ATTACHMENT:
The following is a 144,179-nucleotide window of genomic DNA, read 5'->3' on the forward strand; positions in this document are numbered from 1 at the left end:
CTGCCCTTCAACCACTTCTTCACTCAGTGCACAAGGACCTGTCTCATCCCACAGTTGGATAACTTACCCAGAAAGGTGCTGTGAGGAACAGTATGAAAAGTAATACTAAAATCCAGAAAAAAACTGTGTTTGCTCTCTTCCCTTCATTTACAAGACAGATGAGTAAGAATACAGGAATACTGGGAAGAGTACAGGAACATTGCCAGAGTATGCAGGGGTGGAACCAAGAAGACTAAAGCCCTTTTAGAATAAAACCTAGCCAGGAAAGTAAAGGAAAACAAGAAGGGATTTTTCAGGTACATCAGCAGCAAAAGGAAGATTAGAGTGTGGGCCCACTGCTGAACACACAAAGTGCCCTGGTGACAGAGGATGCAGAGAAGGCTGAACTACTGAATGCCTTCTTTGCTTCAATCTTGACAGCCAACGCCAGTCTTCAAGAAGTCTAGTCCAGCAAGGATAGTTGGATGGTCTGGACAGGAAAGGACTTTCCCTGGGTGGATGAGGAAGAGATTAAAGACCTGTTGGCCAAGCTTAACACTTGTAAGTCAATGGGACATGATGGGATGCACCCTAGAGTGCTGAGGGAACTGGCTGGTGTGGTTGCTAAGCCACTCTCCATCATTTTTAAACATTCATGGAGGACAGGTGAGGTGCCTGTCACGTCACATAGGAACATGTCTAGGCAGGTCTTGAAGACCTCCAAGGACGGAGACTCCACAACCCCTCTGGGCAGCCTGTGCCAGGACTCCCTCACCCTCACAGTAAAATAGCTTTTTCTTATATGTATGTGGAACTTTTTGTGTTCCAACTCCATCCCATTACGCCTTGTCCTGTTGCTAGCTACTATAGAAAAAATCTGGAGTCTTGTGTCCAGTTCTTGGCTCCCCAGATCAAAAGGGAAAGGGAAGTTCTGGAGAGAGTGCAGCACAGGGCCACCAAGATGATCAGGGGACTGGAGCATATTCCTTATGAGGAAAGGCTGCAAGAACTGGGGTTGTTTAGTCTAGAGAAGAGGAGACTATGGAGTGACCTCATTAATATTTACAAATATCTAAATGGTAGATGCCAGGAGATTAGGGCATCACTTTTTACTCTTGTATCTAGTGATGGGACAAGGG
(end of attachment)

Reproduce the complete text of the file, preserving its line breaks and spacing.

The following is a 144,179-nucleotide window of genomic DNA, read 5'->3' on the forward strand; positions in this document are numbered from 1 at the left end:
CTGCCCTTCAACCACTTCTTCACTCAGTGCACAAGGACCTGTCTCATCCCACAGTTGGATAACTTACCCAGAAAGGTGCTGTGAGGAACAGTATGAAAAGTAATACTAAAATCCAGAAAAAAACTGTGTTTGCTCTCTTCCCTTCATTTACAAGACAGATGAGTAAGAATACAGGAATACTGGGAAGAGTACAGGAACATTGCCAGAGTATGCAGGGGTGGAACCAAGAAGACTAAAGCCCTTTTAGAATAAAACCTAGCCAGGAAAGTAAAGGAAAACAAGAAGGGATTTTTCAGGTACATCAGCAGCAAAAGGAAGATTAGAGTGTGGGCCCACTGCTGAACACACAAAGTGCCCTGGTGACAGAGGATGCAGAGAAGGCTGAACTACTGAATGCCTTCTTTGCTTCAATCTTGACAGCCAACGCCAGTCTTCAAGAAGTCTAGTCCAGCAAGGATAGTTGGATGGTCTGGACAGGAAAGGACTTTCCCTGGGTGGATGAGGAAGAGATTAAAGACCTGTTGGCCAAGCTTAACACTTGTAAGTCAATGGGACATGATGGGATGCACCCTAGAGTGCTGAGGGAACTGGCTGGTGTGGTTGCTAAGCCACTCTCCATCATTTTTAAACATTCATGGAGGACAGGTGAGGTGCCTGTCACGTCACATAGGAACATGTCTAGGCAGGTCTTGAAGACCTCCAAGGACGGAGACTCCACAACCCCTCTGGGCAGCCTGTGCCAGGACTCCCTCACCCTCACAGTAAAATAGCTTTTTCTTATATGTATGTGGAACTTTTTGTGTTCCAACTCCATCCCATTACGCCTTGTCCTGTTGCTAGCTACTATAGAAAAAATCTGGAGTCTTGTGTCCAGTTCTTGGCTCCCCAGATCAAAAGGGAAAGGGAAGTTCTGGAGAGAGTGCAGCACAGGGCCACCAAGATGATCAGGGGACTGGAGCATATTCCTTATGAGGAAAGGCTGCAAGAACTGGGGTTGTTTAGTCTAGAGAAGAGGAGACTATGGAGTGACCTCATTAATATTTACAAATATCTAAATGGTAGATGCCAGGAGATTAGGGCATCACTTTTTACTCTTGTATCTAGTGATGGGACAAGGG